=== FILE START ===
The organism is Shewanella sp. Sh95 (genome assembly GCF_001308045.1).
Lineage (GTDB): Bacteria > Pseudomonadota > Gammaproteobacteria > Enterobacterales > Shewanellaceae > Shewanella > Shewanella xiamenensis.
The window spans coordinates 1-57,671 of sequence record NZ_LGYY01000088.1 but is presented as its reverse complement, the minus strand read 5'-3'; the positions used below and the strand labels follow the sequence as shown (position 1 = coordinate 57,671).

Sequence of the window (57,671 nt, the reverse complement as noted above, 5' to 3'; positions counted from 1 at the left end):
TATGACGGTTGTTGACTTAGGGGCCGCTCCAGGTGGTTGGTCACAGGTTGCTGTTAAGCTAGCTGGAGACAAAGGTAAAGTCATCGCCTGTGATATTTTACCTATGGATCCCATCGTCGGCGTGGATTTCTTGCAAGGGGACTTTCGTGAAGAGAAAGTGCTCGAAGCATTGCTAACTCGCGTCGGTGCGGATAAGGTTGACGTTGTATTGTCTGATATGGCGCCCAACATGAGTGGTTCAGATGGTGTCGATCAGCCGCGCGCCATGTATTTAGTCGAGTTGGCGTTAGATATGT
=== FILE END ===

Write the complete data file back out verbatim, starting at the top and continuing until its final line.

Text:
The organism is Shewanella sp. Sh95 (genome assembly GCF_001308045.1).
Lineage (GTDB): Bacteria > Pseudomonadota > Gammaproteobacteria > Enterobacterales > Shewanellaceae > Shewanella > Shewanella xiamenensis.
The window spans coordinates 1-57,671 of sequence record NZ_LGYY01000088.1 but is presented as its reverse complement, the minus strand read 5'-3'; the positions used below and the strand labels follow the sequence as shown (position 1 = coordinate 57,671).

Sequence of the window (57,671 nt, the reverse complement as noted above, 5' to 3'; positions counted from 1 at the left end):
TATGACGGTTGTTGACTTAGGGGCCGCTCCAGGTGGTTGGTCACAGGTTGCTGTTAAGCTAGCTGGAGACAAAGGTAAAGTCATCGCCTGTGATATTTTACCTATGGATCCCATCGTCGGCGTGGATTTCTTGCAAGGGGACTTTCGTGAAGAGAAAGTGCTCGAAGCATTGCTAACTCGCGTCGGTGCGGATAAGGTTGACGTTGTATTGTCTGATATGGCGCCCAACATGAGTGGTTCAGATGGTGTCGATCAGCCGCGCGCCATGTATTTAGTCGAGTTGGCGTTAGATATGT